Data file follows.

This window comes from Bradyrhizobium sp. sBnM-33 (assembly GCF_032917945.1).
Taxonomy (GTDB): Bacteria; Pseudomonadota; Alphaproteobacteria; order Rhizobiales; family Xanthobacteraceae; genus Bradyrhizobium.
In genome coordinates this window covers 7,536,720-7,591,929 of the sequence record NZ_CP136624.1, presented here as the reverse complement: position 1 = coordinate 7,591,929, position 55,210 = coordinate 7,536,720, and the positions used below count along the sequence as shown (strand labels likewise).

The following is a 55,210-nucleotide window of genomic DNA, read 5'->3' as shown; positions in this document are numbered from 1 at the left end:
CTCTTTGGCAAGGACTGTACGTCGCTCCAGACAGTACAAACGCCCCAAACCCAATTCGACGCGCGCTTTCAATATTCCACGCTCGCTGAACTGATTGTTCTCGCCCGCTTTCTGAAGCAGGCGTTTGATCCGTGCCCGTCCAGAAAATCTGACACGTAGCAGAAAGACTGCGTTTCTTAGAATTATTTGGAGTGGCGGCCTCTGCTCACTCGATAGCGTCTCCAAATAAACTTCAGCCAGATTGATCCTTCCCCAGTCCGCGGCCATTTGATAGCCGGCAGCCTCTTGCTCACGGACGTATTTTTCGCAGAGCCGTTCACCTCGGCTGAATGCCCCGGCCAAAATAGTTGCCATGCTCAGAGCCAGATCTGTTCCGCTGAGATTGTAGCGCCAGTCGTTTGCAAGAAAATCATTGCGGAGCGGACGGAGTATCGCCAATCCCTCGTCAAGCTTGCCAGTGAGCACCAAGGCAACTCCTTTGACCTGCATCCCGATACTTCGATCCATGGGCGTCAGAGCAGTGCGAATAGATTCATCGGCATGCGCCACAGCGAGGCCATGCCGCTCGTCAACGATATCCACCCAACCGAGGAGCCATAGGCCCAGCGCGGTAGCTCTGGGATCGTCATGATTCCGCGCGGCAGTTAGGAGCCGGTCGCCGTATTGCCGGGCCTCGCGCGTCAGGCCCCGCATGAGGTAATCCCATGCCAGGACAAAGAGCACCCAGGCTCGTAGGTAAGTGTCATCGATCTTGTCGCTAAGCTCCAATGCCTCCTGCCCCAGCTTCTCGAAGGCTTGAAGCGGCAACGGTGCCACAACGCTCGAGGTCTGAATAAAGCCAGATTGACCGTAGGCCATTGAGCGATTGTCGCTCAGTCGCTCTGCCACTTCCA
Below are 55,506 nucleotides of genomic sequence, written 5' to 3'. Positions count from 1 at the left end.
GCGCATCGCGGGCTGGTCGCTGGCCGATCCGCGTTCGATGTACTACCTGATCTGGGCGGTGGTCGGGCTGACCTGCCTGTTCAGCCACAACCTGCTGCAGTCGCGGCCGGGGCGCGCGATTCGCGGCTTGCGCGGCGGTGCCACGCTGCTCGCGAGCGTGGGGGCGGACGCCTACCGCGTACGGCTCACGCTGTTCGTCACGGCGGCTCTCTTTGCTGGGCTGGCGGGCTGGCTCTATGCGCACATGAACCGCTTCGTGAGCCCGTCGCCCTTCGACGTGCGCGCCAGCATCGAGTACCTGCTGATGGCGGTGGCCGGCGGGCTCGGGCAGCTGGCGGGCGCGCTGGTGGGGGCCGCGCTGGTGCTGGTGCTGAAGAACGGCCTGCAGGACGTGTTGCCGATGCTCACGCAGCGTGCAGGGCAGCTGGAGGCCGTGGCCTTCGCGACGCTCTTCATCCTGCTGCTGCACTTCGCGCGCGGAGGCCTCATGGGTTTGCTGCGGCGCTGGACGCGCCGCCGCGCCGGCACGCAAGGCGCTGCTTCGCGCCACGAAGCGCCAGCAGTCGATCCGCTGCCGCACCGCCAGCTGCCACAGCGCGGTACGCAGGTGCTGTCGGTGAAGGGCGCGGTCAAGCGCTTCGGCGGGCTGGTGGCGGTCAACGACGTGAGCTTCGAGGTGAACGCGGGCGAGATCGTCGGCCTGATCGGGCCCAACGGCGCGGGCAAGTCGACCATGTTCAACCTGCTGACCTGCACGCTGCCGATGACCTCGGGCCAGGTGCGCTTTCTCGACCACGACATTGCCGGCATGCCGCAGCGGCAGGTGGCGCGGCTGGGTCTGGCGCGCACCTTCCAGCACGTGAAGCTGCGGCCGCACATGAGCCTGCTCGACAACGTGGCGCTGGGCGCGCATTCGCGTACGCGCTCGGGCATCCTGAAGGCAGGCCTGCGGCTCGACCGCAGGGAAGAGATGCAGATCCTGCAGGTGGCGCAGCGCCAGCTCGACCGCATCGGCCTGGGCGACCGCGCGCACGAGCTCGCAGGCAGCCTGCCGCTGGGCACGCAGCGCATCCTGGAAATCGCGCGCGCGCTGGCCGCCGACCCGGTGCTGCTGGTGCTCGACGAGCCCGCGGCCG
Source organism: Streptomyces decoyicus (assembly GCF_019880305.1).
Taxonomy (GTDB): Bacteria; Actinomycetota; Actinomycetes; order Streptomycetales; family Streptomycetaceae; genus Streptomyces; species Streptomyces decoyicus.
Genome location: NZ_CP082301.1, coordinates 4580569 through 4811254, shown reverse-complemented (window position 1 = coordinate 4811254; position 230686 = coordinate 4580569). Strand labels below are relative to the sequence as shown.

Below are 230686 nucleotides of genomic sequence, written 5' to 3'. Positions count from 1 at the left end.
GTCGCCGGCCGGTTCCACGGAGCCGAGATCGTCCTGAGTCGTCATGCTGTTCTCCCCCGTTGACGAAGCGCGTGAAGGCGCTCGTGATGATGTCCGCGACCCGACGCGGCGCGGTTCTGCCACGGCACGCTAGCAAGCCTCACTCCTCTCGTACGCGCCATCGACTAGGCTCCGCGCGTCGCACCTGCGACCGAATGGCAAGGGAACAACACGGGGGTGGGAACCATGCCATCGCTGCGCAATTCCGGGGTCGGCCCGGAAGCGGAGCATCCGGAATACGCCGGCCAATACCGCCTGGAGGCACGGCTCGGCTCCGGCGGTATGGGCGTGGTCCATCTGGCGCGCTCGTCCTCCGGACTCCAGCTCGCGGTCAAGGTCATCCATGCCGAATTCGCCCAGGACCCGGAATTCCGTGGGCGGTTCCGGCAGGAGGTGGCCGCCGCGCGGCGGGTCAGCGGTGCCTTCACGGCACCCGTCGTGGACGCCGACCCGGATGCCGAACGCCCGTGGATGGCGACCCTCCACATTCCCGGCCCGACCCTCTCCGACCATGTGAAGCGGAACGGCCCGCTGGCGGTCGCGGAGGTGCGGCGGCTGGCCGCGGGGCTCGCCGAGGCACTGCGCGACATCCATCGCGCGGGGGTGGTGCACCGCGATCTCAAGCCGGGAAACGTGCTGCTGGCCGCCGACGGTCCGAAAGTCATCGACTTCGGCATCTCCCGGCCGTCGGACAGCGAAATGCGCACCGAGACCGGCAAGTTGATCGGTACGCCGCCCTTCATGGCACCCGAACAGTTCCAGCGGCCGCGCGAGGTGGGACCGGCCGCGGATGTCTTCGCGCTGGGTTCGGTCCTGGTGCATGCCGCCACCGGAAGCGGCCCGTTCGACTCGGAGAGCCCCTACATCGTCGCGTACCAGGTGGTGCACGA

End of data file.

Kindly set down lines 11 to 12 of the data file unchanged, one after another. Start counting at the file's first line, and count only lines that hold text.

Below are 230686 nucleotides of genomic sequence, written 5' to 3'. Positions count from 1 at the left end.
GTCGCCGGCCGGTTCCACGGAGCCGAGATCGTCCTGAGTCGTCATGCTGTTCTCCCCCGTTGACGAAGCGCGTGAAGGCGCTCGTGATGATGTCCGCGACCCGACGCGGCGCGGTTCTGCCACGGCACGCTAGCAAGCCTCACTCCTCTCGTACGCGCCATCGACTAGGCTCCGCGCGTCGCACCTGCGACCGAATGGCAAGGGAACAACACGGGGGTGGGAACCATGCCATCGCTGCGCAATTCCGGGGTCGGCCCGGAAGCGGAGCATCCGGAATACGCCGGCCAATACCGCCTGGAGGCACGGCTCGGCTCCGGCGGTATGGGCGTGGTCCATCTGGCGCGCTCGTCCTCCGGACTCCAGCTCGCGGTCAAGGTCATCCATGCCGAATTCGCCCAGGACCCGGAATTCCGTGGGCGGTTCCGGCAGGAGGTGGCCGCCGCGCGGCGGGTCAGCGGTGCCTTCACGGCACCCGTCGTGGACGCCGACCCGGATGCCGAACGCCCGTGGATGGCGACCCTCCACATTCCCGGCCCGACCCTCTCCGACCATGTGAAGCGGAACGGCCCGCTGGCGGTCGCGGAGGTGCGGCGGCTGGCCGCGGGGCTCGCCGAGGCACTGCGCGACATCCATCGCGCGGGGGTGGTGCACCGCGATCTCAAGCCGGGAAACGTGCTGCTGGCCGCCGACGGTCCGAAAGTCATCGACTTCGGCATCTCCCGGCCGTCGGACAGCGAAATGCGCACCGAGACCGGCAAGTTGATCGGTACGCCGCCCTTCATGGCACCCGAACAGTTCCAGCGGCCGCGCGAGGTGGGACCGGCCGCGGATGTCTTCGCGCTGGGTTCGGTCCTGGTGCATGCCGCCACCGGAAGCGGCCCGTTCGACTCGGAGAGCCCCTACATCGTCGCGTACCAGGTGGTGCACGA